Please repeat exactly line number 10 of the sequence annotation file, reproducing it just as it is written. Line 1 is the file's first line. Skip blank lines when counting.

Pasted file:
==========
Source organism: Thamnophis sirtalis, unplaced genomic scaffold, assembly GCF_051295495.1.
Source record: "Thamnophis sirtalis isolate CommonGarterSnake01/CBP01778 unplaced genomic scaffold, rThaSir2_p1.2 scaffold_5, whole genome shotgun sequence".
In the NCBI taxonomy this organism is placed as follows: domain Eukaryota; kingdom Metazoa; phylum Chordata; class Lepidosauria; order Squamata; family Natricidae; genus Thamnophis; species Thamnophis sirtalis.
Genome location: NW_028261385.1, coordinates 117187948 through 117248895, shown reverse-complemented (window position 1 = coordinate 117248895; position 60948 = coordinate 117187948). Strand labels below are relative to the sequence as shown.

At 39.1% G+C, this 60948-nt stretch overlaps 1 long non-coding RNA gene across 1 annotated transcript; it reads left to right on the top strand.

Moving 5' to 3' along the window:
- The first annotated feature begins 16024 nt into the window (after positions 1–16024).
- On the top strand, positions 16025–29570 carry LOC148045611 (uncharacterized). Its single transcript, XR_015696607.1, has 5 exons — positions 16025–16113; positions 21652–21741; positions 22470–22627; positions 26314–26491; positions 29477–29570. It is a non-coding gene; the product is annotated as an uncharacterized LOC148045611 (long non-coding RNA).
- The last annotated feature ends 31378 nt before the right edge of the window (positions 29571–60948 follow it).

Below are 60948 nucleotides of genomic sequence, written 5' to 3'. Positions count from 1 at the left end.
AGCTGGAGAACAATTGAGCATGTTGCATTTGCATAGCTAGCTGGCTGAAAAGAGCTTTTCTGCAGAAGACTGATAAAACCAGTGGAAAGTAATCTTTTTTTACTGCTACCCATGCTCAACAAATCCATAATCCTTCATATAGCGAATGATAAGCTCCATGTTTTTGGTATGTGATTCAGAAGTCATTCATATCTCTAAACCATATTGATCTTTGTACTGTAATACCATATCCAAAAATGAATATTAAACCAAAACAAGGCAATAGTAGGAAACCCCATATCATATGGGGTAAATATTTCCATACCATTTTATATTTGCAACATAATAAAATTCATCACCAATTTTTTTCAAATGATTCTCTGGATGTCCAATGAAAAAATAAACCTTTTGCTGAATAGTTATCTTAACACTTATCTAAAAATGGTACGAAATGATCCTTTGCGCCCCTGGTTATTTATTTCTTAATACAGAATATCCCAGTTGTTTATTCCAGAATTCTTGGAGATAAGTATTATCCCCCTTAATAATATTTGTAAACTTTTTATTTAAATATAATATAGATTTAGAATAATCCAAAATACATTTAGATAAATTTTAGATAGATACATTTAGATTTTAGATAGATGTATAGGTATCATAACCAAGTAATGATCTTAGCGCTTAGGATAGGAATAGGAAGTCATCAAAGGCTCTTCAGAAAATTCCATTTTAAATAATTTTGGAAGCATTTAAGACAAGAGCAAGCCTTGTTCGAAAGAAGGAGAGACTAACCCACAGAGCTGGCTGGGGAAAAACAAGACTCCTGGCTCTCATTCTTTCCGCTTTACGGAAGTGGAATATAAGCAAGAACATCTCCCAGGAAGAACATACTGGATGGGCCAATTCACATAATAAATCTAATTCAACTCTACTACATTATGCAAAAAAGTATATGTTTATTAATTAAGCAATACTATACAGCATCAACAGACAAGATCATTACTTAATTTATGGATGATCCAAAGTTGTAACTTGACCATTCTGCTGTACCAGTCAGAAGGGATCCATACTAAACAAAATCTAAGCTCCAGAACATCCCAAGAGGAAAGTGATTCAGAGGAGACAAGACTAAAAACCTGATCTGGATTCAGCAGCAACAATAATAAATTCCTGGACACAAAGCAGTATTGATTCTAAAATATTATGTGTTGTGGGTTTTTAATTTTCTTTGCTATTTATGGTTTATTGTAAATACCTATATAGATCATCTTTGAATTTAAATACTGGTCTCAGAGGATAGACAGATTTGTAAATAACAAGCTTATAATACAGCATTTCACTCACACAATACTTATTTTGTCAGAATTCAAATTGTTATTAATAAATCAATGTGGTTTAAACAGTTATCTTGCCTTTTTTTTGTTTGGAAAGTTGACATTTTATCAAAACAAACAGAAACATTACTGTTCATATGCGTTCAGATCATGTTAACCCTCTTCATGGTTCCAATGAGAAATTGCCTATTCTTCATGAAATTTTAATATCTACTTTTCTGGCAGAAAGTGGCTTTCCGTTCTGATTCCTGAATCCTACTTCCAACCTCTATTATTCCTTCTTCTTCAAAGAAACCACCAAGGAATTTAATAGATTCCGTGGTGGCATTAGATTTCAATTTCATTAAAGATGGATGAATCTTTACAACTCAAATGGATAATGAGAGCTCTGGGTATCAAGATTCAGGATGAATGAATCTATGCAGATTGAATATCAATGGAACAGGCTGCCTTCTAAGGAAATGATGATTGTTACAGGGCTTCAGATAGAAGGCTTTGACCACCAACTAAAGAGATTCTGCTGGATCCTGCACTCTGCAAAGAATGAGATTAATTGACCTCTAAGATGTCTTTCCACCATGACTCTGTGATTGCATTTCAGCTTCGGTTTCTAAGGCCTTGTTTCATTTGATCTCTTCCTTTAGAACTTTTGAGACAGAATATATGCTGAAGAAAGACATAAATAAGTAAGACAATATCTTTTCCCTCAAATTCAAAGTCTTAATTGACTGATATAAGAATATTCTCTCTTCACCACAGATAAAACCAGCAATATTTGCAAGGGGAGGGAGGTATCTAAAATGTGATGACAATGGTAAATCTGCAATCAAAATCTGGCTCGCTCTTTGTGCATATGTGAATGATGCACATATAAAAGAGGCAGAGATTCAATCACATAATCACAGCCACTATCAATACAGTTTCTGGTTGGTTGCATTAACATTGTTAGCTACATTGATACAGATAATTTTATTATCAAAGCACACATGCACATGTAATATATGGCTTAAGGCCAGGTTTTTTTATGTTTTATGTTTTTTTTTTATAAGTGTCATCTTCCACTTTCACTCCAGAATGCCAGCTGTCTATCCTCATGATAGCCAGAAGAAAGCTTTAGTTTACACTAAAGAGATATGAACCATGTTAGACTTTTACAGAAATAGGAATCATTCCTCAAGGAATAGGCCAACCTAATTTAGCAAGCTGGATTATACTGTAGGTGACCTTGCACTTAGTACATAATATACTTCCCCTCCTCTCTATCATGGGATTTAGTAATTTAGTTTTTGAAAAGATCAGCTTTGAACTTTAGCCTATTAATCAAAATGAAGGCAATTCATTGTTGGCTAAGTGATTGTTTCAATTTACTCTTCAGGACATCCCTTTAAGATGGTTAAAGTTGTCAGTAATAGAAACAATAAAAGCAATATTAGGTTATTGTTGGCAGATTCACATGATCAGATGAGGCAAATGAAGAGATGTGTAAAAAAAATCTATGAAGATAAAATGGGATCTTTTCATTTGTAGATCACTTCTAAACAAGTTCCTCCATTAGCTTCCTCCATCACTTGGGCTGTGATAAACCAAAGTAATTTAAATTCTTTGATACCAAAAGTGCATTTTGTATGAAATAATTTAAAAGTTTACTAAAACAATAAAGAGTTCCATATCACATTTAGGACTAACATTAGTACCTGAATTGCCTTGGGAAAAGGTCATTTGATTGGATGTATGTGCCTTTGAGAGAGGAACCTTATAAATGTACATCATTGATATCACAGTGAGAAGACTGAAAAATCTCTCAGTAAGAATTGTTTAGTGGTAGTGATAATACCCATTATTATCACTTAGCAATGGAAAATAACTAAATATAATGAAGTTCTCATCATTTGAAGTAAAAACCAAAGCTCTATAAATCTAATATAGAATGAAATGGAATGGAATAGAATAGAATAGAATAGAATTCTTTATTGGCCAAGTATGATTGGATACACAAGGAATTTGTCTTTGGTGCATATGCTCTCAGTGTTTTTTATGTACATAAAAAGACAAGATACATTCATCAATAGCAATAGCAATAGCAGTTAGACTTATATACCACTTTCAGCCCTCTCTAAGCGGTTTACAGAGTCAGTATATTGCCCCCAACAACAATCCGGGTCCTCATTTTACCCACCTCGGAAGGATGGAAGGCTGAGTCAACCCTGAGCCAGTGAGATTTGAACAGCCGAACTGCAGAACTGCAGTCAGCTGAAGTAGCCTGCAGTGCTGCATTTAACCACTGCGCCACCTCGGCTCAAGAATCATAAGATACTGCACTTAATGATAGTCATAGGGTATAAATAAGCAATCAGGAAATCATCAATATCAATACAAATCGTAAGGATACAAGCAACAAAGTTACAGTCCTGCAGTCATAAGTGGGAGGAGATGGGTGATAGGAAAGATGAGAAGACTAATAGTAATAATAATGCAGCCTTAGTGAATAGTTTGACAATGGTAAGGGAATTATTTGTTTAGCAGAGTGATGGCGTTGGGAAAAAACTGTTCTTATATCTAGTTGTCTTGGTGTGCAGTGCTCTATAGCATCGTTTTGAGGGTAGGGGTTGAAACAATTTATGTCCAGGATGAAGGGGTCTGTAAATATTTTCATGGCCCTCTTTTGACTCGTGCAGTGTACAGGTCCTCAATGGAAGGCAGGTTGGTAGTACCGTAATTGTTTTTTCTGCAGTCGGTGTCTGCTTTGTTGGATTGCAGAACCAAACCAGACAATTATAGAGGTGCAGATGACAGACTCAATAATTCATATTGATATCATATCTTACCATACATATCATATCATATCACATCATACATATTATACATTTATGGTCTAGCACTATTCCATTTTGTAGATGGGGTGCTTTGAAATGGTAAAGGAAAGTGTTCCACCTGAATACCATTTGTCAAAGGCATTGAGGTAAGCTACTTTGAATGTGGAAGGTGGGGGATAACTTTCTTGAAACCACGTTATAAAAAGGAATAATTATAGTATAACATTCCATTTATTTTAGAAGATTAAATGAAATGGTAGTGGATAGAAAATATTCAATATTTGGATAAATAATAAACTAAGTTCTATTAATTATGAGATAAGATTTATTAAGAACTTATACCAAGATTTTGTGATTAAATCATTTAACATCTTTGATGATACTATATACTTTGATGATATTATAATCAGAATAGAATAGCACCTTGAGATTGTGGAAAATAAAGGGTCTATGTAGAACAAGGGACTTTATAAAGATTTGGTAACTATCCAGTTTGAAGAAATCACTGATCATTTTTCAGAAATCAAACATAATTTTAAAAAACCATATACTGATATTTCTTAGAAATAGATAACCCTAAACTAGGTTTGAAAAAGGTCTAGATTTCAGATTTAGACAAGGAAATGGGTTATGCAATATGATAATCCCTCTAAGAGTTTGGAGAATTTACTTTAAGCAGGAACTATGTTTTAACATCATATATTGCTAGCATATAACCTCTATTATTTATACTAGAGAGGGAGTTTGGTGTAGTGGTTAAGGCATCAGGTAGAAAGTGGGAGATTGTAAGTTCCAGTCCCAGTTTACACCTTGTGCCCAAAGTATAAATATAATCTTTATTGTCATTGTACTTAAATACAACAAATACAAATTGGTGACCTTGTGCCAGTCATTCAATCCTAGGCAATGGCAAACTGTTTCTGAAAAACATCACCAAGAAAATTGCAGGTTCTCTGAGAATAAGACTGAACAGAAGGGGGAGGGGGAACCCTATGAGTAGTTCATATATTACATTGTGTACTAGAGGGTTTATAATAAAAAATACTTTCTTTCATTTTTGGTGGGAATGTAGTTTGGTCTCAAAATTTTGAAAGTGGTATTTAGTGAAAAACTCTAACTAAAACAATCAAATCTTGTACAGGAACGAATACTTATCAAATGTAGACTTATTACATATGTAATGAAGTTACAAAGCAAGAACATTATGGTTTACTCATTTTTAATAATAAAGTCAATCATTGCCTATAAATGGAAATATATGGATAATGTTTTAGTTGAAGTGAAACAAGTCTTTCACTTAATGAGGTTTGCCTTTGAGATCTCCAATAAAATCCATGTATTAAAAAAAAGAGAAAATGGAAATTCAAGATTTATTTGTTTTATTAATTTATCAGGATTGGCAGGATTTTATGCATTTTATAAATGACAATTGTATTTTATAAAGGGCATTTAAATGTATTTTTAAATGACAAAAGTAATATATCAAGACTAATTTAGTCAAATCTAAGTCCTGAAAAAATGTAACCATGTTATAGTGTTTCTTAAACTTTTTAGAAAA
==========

Below are 60948 nucleotides of genomic sequence, written 5' to 3'. Positions count from 1 at the left end.